There are many reasons a child may struggle when trying to make a new friend. Children may not have mastered the social-emotional developmental milestones, or they could be shy or aggressive in nature. A child's personality and temperament plays a large role in their ability to make and keep friends. It is important for you to understand how to identify a child who might need help establishing friendships. Helping a child that is having a difficult time making friends can make a very big difference in a child's life, as this is a skill that will be used throughout life.

    Helping a Shy Child

    A child who is shy might need your help navigating social situations and making friends. However, before you intervene, observe the child and determine if he or she is actually in need of assistance or just slower to open up to others and make friends. If you determine a child is shy and does need help, consider the following:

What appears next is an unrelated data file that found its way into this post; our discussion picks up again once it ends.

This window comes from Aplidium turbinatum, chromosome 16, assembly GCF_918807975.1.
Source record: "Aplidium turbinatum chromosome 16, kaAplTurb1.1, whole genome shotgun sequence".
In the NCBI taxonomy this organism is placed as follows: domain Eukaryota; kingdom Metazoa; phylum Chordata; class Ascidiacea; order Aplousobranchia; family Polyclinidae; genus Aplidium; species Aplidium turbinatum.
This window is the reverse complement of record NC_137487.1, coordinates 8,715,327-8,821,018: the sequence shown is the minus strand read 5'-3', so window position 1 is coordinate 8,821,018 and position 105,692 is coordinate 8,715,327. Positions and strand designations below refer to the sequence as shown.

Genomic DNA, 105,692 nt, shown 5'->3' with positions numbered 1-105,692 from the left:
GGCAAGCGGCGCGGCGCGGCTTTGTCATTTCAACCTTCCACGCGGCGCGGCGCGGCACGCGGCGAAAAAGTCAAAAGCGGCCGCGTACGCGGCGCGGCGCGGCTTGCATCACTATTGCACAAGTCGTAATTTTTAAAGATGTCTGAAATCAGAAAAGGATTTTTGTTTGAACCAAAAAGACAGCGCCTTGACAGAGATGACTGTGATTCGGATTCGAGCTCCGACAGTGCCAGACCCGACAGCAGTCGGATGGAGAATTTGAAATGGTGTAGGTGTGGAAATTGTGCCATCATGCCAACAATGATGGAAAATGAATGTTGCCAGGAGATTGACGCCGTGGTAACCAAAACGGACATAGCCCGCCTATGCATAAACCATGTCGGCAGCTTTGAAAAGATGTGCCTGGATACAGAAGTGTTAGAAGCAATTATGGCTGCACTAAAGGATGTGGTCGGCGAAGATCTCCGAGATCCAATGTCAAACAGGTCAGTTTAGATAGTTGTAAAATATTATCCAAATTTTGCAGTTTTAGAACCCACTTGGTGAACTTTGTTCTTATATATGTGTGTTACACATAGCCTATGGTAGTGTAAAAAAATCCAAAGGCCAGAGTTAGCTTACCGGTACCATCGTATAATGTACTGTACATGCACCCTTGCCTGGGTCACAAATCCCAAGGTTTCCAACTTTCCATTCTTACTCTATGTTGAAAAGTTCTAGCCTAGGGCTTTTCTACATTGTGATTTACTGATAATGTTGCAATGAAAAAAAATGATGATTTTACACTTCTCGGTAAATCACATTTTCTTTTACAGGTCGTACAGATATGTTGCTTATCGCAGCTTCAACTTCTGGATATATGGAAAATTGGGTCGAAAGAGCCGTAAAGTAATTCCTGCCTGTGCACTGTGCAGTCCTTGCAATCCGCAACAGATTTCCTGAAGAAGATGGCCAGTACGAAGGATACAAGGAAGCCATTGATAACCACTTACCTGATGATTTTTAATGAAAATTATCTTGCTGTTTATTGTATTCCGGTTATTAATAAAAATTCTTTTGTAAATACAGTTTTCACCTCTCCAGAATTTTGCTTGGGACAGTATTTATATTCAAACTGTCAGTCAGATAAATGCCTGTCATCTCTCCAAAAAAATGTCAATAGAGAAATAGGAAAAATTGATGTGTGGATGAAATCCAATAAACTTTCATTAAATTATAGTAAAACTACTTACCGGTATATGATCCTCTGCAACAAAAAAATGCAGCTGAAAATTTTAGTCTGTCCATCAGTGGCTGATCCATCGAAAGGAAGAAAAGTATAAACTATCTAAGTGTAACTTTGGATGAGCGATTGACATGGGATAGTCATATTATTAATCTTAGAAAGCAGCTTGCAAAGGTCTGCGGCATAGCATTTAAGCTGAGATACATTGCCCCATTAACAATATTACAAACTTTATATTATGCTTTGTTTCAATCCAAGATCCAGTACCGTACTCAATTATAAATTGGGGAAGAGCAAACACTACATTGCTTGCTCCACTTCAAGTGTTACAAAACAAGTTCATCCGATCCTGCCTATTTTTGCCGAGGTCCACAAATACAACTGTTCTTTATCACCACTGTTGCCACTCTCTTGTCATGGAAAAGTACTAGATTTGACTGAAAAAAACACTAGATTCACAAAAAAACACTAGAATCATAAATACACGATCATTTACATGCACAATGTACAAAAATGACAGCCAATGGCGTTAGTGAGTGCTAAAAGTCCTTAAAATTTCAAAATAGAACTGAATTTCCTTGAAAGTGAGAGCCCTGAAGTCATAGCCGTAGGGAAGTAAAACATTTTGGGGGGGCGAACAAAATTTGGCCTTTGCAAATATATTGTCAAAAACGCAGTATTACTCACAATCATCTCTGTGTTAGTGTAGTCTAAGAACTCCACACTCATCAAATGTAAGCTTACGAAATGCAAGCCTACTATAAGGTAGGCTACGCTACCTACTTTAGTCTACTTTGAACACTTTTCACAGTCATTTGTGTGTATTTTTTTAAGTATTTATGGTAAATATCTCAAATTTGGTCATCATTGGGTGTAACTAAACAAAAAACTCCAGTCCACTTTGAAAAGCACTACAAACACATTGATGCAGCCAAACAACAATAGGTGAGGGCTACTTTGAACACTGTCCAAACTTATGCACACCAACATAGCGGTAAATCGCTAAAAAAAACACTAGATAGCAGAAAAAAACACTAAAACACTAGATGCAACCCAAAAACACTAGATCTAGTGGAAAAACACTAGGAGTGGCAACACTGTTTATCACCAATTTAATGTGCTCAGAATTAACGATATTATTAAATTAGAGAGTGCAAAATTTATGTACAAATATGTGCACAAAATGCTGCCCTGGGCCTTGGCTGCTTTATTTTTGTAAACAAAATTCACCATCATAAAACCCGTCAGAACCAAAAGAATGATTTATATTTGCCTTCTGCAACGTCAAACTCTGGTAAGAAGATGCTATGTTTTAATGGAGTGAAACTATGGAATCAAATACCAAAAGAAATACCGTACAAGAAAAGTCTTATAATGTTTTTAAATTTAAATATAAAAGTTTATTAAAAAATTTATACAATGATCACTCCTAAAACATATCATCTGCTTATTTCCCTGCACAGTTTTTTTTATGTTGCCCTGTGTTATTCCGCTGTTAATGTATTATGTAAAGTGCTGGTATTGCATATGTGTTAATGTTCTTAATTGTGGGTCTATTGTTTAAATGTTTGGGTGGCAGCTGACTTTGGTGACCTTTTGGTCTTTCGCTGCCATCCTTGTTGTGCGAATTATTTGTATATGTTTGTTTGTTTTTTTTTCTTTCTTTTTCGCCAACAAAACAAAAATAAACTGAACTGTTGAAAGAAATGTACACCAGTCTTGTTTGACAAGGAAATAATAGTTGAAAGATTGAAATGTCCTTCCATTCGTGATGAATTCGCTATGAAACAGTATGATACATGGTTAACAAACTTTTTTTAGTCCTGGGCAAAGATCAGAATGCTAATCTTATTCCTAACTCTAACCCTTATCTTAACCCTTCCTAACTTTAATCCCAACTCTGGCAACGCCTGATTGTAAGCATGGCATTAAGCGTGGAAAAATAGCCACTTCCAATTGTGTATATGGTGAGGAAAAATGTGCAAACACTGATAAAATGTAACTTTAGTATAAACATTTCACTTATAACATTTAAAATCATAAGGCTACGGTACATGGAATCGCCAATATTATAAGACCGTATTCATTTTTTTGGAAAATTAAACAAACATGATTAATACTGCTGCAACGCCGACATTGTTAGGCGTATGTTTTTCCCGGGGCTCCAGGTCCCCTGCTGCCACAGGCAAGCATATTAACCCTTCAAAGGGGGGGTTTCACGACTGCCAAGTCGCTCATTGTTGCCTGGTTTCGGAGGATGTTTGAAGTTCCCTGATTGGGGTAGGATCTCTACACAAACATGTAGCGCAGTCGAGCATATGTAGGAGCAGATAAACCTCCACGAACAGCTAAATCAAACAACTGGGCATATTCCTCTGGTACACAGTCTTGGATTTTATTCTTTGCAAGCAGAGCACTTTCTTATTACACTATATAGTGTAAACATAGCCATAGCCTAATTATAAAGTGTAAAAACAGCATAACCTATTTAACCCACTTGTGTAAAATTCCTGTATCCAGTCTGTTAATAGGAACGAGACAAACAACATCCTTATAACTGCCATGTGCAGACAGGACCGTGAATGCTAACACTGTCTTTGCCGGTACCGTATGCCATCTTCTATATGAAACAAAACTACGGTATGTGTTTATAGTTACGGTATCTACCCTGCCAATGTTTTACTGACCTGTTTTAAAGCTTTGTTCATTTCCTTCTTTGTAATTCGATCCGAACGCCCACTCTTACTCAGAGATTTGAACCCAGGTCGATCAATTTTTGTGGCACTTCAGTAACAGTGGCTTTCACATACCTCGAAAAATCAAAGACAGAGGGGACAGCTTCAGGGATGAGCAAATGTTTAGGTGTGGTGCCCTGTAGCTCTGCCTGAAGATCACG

• Connect: Take time to get to know the child’s personality and temperament. Observe the child in the learning environment by watching play patterns, preferred activities and interactions with peers. This will help you to get a sense of who they are, and might help you to match them up with another child. You should spend time talking and establishing your own relationships with these children. They need to trust you so you can help them branch out and make new friends. You will also want to gain a deep understanding of their personality and temperament, something that can only be done through engaging in conversations and participating in activities with them.
    • Express: Encourage children to express themselves. During conversations, it is important that you encourage them to express their feelings. You can do this by asking questions and providing motivation. It helps to be familiar with children’s interests so you can discuss topics that are important to them.
    • Shine: Create opportunities for children who are shy to shine and be the expert. Once you have taken the time to get to know a child, give the child the chance to come out of his or her shell. Depending on the child’s interests, talents or skills, give the child an opportunity to demonstrate a skill or discuss something important. Children who are shy sometimes need help feeling good about themselves. Helping them feel important and special is a great way to boost shy children’s self-esteem.